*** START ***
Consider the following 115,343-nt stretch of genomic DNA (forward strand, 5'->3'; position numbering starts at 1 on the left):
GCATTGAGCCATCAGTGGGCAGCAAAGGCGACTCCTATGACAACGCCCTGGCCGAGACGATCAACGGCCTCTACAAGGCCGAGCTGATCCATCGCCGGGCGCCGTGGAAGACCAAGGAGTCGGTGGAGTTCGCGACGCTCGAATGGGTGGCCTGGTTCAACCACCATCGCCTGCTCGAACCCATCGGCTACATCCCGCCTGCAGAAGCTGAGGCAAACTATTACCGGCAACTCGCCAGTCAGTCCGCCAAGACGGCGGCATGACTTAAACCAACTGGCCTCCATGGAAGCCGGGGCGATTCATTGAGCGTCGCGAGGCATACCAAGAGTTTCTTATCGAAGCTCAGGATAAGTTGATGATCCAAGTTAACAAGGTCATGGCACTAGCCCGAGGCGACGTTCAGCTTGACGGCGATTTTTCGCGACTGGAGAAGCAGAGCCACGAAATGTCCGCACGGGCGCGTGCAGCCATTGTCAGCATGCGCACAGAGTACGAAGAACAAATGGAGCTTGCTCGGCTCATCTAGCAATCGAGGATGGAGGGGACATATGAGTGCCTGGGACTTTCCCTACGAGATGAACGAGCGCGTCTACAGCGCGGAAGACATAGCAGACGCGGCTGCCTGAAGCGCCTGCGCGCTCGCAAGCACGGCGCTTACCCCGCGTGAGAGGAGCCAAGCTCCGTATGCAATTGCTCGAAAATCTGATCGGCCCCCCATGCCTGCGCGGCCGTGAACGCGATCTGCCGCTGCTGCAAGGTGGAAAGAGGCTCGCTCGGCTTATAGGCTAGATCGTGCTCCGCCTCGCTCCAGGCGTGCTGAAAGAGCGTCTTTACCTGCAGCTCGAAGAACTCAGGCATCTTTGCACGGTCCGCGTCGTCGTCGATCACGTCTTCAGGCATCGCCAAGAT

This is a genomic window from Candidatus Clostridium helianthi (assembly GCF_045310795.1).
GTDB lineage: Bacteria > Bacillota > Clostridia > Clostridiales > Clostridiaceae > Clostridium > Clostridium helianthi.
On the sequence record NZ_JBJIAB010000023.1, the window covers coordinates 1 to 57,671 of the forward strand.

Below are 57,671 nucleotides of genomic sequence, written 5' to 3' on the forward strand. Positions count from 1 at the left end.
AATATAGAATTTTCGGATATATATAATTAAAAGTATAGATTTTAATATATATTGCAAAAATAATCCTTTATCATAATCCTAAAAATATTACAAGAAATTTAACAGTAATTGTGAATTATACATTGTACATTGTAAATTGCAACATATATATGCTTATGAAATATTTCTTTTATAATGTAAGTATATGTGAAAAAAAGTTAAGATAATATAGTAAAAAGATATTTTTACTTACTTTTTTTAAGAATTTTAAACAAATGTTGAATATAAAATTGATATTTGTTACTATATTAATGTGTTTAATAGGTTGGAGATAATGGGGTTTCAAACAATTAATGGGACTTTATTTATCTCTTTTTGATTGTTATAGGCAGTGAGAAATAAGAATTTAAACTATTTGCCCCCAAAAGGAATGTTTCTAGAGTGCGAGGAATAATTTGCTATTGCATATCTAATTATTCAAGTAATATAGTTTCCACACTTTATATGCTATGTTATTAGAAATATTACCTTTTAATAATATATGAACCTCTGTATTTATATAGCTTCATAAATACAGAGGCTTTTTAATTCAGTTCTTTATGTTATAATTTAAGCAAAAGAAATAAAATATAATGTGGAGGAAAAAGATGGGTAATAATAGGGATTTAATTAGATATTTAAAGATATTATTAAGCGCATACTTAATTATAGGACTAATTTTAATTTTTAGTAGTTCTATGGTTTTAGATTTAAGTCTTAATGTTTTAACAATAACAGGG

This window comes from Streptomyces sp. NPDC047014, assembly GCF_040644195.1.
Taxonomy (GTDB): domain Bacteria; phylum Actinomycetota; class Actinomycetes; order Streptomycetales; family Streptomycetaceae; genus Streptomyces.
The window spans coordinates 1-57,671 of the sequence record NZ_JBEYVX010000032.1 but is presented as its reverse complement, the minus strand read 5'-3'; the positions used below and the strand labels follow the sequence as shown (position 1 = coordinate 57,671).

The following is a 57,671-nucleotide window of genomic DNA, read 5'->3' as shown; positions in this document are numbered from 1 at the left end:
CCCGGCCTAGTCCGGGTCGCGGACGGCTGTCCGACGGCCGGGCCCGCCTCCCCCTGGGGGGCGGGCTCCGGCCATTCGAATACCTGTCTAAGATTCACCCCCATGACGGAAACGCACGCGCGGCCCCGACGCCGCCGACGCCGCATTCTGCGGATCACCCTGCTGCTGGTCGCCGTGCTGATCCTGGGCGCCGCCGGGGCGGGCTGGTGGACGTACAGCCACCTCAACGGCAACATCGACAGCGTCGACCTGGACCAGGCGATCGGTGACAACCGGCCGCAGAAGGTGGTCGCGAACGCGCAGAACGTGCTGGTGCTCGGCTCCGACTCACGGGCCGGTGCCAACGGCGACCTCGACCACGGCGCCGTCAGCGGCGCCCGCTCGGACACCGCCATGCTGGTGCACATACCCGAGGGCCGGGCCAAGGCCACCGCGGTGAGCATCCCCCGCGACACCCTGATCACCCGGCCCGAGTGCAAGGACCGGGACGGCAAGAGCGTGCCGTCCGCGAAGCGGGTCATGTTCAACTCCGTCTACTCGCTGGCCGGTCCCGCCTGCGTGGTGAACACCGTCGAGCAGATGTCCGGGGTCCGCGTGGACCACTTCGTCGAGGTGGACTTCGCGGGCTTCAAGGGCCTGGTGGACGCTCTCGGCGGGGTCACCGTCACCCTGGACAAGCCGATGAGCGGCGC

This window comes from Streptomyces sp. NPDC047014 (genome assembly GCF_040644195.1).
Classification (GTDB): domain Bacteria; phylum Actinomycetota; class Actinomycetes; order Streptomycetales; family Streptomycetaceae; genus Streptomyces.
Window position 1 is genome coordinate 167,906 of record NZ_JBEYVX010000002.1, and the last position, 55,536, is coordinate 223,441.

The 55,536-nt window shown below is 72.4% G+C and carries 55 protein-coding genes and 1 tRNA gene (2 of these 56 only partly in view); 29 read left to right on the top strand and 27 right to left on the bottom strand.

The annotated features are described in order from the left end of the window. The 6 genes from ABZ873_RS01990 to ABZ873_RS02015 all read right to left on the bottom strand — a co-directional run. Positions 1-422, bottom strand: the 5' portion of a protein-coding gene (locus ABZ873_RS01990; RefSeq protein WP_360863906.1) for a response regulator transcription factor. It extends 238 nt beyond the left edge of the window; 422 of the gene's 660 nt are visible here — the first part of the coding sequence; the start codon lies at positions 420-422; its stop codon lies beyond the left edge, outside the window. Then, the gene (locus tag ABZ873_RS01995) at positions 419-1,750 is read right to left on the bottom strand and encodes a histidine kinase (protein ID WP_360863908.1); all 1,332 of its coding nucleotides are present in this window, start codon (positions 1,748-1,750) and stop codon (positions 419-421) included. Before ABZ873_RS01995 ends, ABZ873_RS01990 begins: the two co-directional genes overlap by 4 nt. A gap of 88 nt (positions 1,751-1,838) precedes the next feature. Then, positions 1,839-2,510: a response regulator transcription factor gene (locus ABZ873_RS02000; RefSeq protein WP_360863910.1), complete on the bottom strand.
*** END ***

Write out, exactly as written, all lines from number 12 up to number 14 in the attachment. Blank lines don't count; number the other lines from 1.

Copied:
CCCGGCCTAGTCCGGGTCGCGGACGGCTGTCCGACGGCCGGGCCCGCCTCCCCCTGGGGGGCGGGCTCCGGCCATTCGAATACCTGTCTAAGATTCACCCCCATGACGGAAACGCACGCGCGGCCCCGACGCCGCCGACGCCGCATTCTGCGGATCACCCTGCTGCTGGTCGCCGTGCTGATCCTGGGCGCCGCCGGGGCGGGCTGGTGGACGTACAGCCACCTCAACGGCAACATCGACAGCGTCGACCTGGACCAGGCGATCGGTGACAACCGGCCGCAGAAGGTGGTCGCGAACGCGCAGAACGTGCTGGTGCTCGGCTCCGACTCACGGGCCGGTGCCAACGGCGACCTCGACCACGGCGCCGTCAGCGGCGCCCGCTCGGACACCGCCATGCTGGTGCACATACCCGAGGGCCGGGCCAAGGCCACCGCGGTGAGCATCCCCCGCGACACCCTGATCACCCGGCCCGAGTGCAAGGACCGGGACGGCAAGAGCGTGCCGTCCGCGAAGCGGGTCATGTTCAACTCCGTCTACTCGCTGGCCGGTCCCGCCTGCGTGGTGAACACCGTCGAGCAGATGTCCGGGGTCCGCGTGGACCACTTCGTCGAGGTGGACTTCGCGGGCTTCAAGGGCCTGGTGGACGCTCTCGGCGGGGTCACCGTCACCCTGGACAAGCCGATGAGCGGCGC

This window comes from Streptomyces sp. NPDC047014 (genome assembly GCF_040644195.1).
Classification (GTDB): domain Bacteria; phylum Actinomycetota; class Actinomycetes; order Streptomycetales; family Streptomycetaceae; genus Streptomyces.